Cancer prevalence in Italy: An analysis of geographic variability

Stefano Guzzinati, Carlotta Buzzoni, Roberta De Angelis, Stefano Rosso, Giovanna Tagliabue, Marina Vercelli, Fabio Pannozzo, Lucia Mangone, Silvano Piffer, Mario Fusco, Adriano Giacomin, Adele Traina, Riccardo Capocaccia, Luigino Dal Maso, Emanuele Crocetti

Research output: Contribution to journalArticlepeer-review


Purpose Statistics on cancer prevalence are scanty. The objectives of this study were to describe the cancer prevalence in Italy and to explore determinants of geographic heterogeneity. Methods The study included data from 23 populationbased cancer registries, including one-third of the Italian population. Five-year cancer prevalence was observed, and complete prevalence (i.e., all patients living after a cancer diagnosis) was estimated through sex-, age-, cancer site-, and observation period length-specific completeness indices by means of regression models. Results In 2006, 3.8 % of men and 4.6 % of women in Italy were alive after a cancer diagnosis, with a 5-year prevalence of 1.9 % and 1.7 % in men and women, respectively. A relevant geographic variability emerged for all major cancer sites. When compared to national pooled estimates, crude cancer prevalence proportions were 10 % higher in the north and 30 % lower in the south of Italy. However, these variations were consistently reduced after age adjustment and, in both sexes, largely overlapped those of incidence rates, with correlations[0.90 between variations of prevalence and incidence for all cancer sites and areas. Conclusions Magnitude of the cancer prevalence and the geographic heterogeneity herein outlined in Italy will help in meeting the needs of specific population of survivor patients.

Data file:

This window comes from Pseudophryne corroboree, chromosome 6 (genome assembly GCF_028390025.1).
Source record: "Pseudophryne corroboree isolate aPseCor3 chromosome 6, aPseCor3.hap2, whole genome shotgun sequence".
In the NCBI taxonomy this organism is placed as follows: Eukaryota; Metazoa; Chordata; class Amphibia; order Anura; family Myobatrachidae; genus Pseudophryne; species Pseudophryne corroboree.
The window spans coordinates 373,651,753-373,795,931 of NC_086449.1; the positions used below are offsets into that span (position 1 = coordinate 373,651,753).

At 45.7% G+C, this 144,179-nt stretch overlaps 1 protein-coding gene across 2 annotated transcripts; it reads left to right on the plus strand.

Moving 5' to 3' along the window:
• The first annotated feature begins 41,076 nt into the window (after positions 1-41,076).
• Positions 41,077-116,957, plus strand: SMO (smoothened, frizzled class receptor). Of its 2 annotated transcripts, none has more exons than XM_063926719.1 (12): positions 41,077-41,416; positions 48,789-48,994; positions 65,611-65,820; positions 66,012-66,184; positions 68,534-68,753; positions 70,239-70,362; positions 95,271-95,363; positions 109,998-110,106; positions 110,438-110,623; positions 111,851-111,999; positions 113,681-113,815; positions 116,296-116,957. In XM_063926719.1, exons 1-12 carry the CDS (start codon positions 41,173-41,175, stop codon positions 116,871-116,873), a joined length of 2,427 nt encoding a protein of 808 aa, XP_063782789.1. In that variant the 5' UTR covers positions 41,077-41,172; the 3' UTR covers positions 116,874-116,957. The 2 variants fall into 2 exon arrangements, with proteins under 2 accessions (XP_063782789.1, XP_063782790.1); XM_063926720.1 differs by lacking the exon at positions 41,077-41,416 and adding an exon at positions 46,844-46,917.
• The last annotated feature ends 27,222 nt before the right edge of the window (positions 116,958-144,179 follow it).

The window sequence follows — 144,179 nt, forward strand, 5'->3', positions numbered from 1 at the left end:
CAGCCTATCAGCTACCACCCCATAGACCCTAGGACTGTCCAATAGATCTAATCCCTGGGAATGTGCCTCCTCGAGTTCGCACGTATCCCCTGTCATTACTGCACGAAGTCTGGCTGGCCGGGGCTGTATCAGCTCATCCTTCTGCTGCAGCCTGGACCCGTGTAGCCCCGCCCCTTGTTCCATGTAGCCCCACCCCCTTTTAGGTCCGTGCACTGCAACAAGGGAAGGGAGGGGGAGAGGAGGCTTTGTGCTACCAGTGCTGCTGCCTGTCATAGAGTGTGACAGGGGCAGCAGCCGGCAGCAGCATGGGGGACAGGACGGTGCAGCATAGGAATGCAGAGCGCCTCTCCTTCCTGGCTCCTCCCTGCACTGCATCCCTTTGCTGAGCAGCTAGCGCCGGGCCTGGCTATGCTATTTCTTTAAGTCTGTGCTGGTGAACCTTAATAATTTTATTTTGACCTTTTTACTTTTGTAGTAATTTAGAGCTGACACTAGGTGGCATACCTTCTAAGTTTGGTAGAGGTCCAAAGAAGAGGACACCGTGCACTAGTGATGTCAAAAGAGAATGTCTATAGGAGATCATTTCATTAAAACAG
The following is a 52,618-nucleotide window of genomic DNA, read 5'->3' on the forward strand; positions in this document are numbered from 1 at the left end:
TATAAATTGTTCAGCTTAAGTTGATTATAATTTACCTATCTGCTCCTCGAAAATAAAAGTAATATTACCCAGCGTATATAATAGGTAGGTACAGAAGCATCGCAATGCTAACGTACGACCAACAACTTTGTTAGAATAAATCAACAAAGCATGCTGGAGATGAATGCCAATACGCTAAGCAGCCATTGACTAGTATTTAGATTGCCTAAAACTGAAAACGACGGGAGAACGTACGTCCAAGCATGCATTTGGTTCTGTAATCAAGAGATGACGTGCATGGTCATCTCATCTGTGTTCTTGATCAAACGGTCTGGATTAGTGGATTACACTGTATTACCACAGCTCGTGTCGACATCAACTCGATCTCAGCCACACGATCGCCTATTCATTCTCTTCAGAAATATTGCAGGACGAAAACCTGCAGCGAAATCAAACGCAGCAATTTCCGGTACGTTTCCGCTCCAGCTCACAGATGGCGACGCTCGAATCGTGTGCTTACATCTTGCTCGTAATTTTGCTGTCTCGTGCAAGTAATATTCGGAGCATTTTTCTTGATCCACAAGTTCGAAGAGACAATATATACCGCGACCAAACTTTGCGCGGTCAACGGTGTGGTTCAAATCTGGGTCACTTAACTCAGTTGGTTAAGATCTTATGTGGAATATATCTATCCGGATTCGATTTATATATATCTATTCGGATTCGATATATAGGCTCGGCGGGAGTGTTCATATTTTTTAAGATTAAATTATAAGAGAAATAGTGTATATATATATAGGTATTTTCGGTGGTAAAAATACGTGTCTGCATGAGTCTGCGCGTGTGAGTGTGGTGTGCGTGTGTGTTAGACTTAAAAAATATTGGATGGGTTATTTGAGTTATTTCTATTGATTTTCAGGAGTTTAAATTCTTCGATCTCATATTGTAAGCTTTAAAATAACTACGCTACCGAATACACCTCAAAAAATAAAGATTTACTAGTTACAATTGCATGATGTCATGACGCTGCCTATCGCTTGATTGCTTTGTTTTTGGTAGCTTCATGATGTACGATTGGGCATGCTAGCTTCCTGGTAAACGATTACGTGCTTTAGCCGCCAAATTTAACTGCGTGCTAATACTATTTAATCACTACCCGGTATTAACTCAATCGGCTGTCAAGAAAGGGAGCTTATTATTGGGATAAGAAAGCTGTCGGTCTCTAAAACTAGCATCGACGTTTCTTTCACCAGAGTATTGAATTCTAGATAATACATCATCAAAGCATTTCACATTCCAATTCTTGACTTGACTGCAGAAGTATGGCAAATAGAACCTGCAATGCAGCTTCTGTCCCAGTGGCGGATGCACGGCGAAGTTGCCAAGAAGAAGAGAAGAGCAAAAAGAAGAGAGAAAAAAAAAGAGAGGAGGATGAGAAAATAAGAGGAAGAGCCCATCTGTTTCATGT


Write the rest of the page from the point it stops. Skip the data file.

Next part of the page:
Original languageEnglish
Pages (from-to)1497-1510
Number of pages14
JournalCancer Causes and Control
Issue number9
Publication statusPublished - Sep 2012


  • Cancer
  • Geographic patterns
  • Incidence
  • Italy
  • Prevalence
  • Survival

ASJC Scopus subject areas

  • Oncology
  • Cancer Research


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